Boston police halt license tracking system as media probe points to privacy violations
Officials in the Massachusetts capital have put the brakes on using license plate readers, after inadvertently releasing sensitive surveillance data to the media which probed it and indicated the technology could have been misused.
The Boston Police Department has announced the indefinite suspension of license plate readers (LPRs), following an investigation published by the public awareness group, MuckRock and The Boston Globe, into the possible misuse of the technology.
“We just took [the license plate reader program] off-line while the commissioner reviews it,” said Boston police spokeswoman, Cheryl Fiandaca. Acting Police Commissioner William Evans “wants to review it so he knows that it’s being used effectively and that it doesn’t invade anyone’s privacy,” she added.
In July, the Boston Police Department (BPD) accidentally handed over to the Boston Globe an unredacted list of license plate numbers of more than 68,000 vehicles scanned over a six-month period. Many of the vehicles were tagged by the LPR system dozens of times in that period alone, the Globe reported.
Before the suspension of the program, BPD employed 14 separate LPRs, which allowed them to trace “as many as 4 million vehicles a year”.
Although there is nothing secret about local police forces using LPRs, the released data suggests the technology is not being used for its intended purpose, which is to locate and retrieve stolen vehicles, as well as to keep tabs on vehicles entering and exiting a particular region.
The data provides information on a stolen Harley Davidson motorcycle, for example, that was tracked by police plate readers 59 times over a six-month period. “It was often recorded on sequential days or multiple times in a single day, all by the same scanner and almost always within the same half-hour span in the early evening,” the newspaper noted.
Although the motorcycle was tagged multiple times by the hi-tech LPRs, there was no indication that an order was given to retrieve the stolen property, although each of those scans “prompted an e-mail alert to the department’s Stolen Car Unit”, The Boston Globe reports.
In the post-Snowden era, when online data vacuuming of personal information seems ubiquitous, questions are being raised as to how long and to what purpose motorists’ travel logs are being stored.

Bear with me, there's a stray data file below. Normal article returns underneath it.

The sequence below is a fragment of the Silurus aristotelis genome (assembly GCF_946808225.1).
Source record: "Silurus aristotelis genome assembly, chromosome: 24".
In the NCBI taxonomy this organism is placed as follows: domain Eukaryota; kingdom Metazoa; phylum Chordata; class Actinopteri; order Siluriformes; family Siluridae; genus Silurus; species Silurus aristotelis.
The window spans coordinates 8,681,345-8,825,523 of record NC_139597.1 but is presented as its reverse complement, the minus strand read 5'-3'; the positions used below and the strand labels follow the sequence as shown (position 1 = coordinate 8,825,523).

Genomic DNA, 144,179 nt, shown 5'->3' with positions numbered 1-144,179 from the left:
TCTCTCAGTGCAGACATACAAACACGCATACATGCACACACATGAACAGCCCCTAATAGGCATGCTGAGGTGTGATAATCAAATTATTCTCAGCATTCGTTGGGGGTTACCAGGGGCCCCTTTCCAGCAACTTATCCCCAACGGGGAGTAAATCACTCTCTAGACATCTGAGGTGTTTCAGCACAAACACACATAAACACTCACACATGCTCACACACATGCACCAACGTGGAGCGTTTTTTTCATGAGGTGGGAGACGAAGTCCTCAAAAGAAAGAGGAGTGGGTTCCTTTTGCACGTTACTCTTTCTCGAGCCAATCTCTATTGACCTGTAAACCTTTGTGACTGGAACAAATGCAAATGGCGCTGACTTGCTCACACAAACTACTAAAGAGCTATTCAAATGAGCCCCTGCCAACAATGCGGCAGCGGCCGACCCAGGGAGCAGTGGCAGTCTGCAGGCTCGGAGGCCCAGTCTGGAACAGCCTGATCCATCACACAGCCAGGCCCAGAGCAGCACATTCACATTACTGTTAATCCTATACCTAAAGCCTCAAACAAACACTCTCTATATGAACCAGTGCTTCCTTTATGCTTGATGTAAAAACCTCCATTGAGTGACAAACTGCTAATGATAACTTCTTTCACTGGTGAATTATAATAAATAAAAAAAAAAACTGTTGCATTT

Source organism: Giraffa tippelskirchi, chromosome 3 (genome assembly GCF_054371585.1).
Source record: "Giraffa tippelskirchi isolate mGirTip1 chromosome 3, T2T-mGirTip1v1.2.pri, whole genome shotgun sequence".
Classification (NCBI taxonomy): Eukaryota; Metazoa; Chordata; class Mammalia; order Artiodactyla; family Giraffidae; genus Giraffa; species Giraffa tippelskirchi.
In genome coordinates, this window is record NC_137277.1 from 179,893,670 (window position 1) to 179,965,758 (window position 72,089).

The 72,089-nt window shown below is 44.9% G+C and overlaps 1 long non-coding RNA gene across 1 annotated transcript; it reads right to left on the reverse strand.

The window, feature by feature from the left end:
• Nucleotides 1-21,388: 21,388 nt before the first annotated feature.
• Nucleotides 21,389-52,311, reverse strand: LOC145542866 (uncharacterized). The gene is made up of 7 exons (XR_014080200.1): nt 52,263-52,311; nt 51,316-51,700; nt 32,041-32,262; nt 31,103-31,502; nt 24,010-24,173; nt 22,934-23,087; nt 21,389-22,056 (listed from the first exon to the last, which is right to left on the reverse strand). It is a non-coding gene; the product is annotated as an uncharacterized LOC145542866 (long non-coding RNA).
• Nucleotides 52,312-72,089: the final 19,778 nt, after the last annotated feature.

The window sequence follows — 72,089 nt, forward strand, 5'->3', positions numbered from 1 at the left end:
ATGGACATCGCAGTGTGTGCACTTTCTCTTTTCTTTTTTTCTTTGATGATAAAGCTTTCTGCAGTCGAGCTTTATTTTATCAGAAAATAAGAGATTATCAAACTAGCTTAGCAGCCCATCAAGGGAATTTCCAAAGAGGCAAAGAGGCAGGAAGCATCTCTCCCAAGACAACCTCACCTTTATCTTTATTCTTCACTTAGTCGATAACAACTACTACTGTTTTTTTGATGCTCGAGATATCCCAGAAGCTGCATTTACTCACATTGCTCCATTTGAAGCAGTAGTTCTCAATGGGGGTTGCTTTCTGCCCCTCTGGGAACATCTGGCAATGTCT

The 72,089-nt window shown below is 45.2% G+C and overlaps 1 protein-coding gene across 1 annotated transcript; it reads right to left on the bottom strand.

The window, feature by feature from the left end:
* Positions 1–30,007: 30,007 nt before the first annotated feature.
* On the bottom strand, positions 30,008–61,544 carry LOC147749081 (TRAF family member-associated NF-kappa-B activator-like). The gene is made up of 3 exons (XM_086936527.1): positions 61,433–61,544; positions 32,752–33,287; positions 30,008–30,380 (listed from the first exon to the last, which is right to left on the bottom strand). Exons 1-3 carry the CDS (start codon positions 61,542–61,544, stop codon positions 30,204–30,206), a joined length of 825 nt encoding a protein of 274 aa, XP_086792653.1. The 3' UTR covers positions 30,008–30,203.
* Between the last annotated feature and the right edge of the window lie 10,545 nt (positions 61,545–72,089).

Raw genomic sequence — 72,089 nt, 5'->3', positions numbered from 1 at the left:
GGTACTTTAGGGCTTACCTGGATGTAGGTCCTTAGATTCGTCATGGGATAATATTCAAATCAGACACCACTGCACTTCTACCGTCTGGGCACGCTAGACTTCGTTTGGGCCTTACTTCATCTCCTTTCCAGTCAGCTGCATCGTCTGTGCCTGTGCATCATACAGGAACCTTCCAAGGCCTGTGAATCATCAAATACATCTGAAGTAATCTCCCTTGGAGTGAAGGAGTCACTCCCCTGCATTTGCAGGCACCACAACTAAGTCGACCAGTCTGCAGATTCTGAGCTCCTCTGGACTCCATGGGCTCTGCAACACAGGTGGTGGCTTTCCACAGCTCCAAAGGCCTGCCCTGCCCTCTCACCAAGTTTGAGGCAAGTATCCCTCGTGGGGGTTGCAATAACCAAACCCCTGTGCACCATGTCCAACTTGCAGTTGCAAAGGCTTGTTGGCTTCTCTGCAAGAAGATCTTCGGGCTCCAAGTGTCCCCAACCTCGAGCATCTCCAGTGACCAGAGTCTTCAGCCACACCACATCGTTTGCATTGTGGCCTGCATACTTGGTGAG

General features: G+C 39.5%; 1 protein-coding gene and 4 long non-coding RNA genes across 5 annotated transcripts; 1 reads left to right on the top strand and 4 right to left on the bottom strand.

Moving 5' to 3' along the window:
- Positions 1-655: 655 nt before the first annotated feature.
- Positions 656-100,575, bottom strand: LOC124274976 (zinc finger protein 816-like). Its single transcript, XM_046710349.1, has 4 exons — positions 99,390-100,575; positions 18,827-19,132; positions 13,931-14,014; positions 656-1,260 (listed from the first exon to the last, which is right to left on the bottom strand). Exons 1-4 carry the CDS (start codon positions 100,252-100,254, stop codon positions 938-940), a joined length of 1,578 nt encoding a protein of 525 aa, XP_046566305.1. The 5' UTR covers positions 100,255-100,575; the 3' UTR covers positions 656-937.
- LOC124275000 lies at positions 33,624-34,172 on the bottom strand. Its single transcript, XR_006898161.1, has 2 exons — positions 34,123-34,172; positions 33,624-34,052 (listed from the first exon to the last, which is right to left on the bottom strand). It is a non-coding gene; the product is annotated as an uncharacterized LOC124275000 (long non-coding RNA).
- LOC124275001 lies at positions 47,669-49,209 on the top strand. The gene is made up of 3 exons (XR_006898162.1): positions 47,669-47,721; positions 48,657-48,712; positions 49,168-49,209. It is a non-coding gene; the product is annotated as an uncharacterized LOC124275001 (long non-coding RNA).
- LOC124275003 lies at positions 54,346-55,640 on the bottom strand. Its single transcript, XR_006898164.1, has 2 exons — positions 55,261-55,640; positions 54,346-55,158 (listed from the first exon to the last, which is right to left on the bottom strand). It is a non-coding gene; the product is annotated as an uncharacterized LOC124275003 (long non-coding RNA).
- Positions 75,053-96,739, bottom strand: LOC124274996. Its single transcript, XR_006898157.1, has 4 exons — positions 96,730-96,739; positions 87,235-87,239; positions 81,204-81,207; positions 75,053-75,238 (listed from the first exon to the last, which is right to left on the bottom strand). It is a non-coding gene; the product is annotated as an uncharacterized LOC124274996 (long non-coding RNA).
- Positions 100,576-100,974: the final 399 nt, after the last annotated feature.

The license plate readers collect an abundance of driver information, including the date, time, and GPS location of a targeted automobile. So while the technology could be used, as it is regularly advertised, to return stolen vehicles to their rightful owners, it can also allow police to track a particular motorist’s driving habits.
BPD keeps collected motorist data for 90 days. However, in the event the information “is needed for investigatory or intelligence purposes and for discovery/exculpatory evidence”, the police are empowered to retain the information indefinitely.
Privacy advocates are calling for more oversight into how the license plate readers are used, and how long the data is allowed to be stored.
“It’s not realistic to think that law enforcement will police itself when it comes to technologies like license plate readers,” state Representative Jonathan Hecht, a Massachusetts Democrat who has filed a bill to regulate the technology and the sensitive data the police collect, told The Globe.
Police around the country, however, defend the use of the technology, which has the capacity to read 60 license plates per second. The system then matches plate numbers against a "hot list" of wanted vehicles, stolen cars, or criminal suspects, including “burglars, car thieves, child molesters, kidnappers, terrorists, and—potentially—undocumented immigrants”, the Ars Technica website reported.
The glaring problem with the LPR program is similar to that of the National Security Agency [NSA], and that is its need to scoop up everybody – innocent and guilty alike – in its large net in order to fish out the bad guys.
“It’s clear that in fact the reason that police departments are using this technology might not actually be the reason that they say they’re using it for,” said Kade Crockford, director of the Technology for Liberty Initiative at the ACLU Massachusetts [American Civil Liberties Union]. “We found that in this case that they’re not following up on the stolen car hits and to us that says the only [reason] that it’s being used is to collect huge troves of people’s movements.”
The ACLU recently published a report showing that of the over 204 million license plates captured in the LPR program in Washington DC last year, just 0.01 percent of them registered as being on the “hot list”.